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Strengthening and preserving the attorney general guidelines for media subpoenas

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  1. Protecting Sources and Materials

Since 2013, the Reporters Committee for Freedom of the Press has led a group of media organizations — known as the News Media Dialogue Group — in working with the Department of Justice to strengthen and preserve the federal guidelines that protect journalists and news outlets from being forced to disclose their confidential sources or other newsgathering records in the course of leaks probes or other federal investigations.

The guidelines, created by the attorney general, have been part of the Code of Federal Regulations since the 1970s and detail how and under what circumstances federal prosecutors can issue subpoenas, court orders or search warrants for journalists’ testimony, work product or other records. They are intended to balance national security interests with protections for a free press by requiring that federal prosecutors only use these legal tools as a last resort in investigations — meaning only when the information sought is essential to an investigation and prosecutors have exhausted all other possible sources for it.

The guidelines were significantly modified in 2014 in response to outcry from the press and public after it was revealed that the DOJ, in the course of leaks investigations, had secretly seized records for more than 20 Associated Press telephone lines and used a warrant to obtain Fox News journalist James Rosen’s emails. In the summer of 2013, then-Attorney General Eric Holder invited interested groups to comment on and suggest changes to the guidelines. The Reporters Committee rallied a coalition of more than 50 media companies and journalism organizations to propose revisions that would strengthen protections for journalists.

The DOJ released updated guidelines in February 2014 that addressed many of the News Media Dialogue Group’s proposed changes, including expanding the categories of newsgathering records that fall under the guidelines. The revisions also included new requirements that the attorney general approve the use of law enforcement tools targeting journalists and the DOJ provide advance notice to journalists or news organizations prior to seizing their records from a third party (unless such notification would pose a “substantial threat” to the investigation). The DOJ further modified the guidelines in January 2015 in response to additional concerns raised by the News Media Dialogue Group.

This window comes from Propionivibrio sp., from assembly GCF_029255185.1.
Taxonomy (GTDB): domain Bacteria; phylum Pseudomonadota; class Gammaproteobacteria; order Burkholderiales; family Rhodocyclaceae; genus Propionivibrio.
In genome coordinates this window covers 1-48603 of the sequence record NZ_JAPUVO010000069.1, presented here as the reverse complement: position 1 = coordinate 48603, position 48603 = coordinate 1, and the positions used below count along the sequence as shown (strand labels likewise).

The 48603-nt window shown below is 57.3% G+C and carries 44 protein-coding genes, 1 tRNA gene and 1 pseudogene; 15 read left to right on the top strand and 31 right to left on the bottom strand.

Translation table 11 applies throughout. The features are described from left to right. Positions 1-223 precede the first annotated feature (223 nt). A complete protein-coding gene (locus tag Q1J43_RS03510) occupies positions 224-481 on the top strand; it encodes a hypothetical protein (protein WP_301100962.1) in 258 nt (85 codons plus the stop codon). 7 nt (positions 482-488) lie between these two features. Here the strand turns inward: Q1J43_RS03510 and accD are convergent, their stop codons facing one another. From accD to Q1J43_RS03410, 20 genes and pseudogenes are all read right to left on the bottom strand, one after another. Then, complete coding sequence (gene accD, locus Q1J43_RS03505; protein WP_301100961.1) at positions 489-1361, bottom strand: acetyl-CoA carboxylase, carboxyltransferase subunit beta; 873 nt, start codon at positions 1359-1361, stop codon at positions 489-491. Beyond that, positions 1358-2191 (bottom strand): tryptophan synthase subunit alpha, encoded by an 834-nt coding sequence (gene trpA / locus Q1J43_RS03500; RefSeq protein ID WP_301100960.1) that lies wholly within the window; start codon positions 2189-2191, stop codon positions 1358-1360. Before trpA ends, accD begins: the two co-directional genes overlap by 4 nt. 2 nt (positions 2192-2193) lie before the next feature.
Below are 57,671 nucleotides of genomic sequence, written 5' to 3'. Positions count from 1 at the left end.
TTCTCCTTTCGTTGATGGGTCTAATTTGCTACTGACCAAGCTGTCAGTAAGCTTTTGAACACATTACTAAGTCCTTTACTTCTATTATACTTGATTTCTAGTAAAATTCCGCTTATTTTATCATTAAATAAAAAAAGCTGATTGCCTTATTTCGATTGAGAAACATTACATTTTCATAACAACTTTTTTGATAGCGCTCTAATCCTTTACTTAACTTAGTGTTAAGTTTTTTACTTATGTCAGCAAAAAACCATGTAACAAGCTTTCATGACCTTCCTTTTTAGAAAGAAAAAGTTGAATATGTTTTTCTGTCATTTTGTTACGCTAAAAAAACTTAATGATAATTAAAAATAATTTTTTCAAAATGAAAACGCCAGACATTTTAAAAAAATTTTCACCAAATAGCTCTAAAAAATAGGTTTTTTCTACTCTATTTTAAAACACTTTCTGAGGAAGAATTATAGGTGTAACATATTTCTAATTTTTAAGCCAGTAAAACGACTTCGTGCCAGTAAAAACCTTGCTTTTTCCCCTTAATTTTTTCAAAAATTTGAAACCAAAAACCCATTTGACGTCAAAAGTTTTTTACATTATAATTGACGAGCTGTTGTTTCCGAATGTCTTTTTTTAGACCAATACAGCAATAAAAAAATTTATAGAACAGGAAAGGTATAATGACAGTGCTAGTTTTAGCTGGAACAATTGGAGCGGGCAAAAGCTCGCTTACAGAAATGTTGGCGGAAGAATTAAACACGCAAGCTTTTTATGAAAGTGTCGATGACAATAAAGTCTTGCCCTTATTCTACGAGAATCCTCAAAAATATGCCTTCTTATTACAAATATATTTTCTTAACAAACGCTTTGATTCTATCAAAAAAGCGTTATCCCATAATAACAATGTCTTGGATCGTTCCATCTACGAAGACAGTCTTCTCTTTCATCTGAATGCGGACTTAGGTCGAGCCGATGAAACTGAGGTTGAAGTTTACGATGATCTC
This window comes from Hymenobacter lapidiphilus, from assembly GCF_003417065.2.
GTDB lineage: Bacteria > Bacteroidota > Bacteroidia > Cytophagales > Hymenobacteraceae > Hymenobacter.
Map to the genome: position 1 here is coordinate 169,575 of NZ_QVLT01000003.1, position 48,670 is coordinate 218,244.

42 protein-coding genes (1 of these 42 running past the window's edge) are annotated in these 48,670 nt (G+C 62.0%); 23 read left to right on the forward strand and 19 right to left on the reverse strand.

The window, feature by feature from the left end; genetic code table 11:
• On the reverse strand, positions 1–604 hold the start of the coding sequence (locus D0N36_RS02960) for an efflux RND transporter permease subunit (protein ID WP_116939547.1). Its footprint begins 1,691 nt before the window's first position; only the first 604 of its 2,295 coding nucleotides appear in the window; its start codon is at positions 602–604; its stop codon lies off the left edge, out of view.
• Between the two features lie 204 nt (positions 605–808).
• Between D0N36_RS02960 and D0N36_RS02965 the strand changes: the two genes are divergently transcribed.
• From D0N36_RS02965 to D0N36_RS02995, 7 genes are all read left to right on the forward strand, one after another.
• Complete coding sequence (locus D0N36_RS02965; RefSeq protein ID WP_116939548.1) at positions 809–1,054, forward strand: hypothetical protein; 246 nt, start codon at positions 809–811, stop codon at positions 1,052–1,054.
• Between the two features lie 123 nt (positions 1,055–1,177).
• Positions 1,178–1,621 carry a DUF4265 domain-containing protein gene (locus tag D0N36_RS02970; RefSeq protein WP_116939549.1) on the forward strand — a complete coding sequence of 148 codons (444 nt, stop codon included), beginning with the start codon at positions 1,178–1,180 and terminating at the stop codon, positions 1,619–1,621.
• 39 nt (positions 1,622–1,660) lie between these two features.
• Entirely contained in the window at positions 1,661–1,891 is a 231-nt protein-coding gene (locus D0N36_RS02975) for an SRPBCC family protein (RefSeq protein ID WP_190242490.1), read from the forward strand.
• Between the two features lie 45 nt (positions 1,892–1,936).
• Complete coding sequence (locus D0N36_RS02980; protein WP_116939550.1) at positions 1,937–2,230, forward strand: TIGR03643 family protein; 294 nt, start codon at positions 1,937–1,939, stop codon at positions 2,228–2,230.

The News Media Dialogue Group’s work continues today in the wake of then-Attorney General Jeff Sessions’ August 2017 announcement that the DOJ would revisit the guidelines as part of its intent to pursue more leak investigations. Below are key letters, statements, press releases and reports issued since 2013 related to the guidelines.



  • 5/21/13 Statement from Reporters Committee’s Bruce Brown on Justice Department investigations of journalists
    Reporters Committee Executive Director Bruce Brown issued a statement condemning the DOJ’s execution of a search warrant for email communications between Fox News reporter James Rosen and a confidential source. “The Justice Department’s decision to treat routine newsgathering efforts as evidence of criminality is extremely troubling and corrodes time-honored understandings between the public and the government about the role of the free press,” said Brown.
  • 6/19/13 Reporters Committee News: AP chief points to chilling effect after Justice investigation
    One month after the DOJ’s seizure of AP phone records was made public, AP President and CEO Gary Pruitt noted in a speech at the National Press Club that it had caused longtime, trusted sources to become nervous about speaking to AP reporters. “I can tell you that this chilling effect is not just at AP,” said Pruitt. “Journalists at other news organizations have personally told me it has intimidated sources from speaking to them.”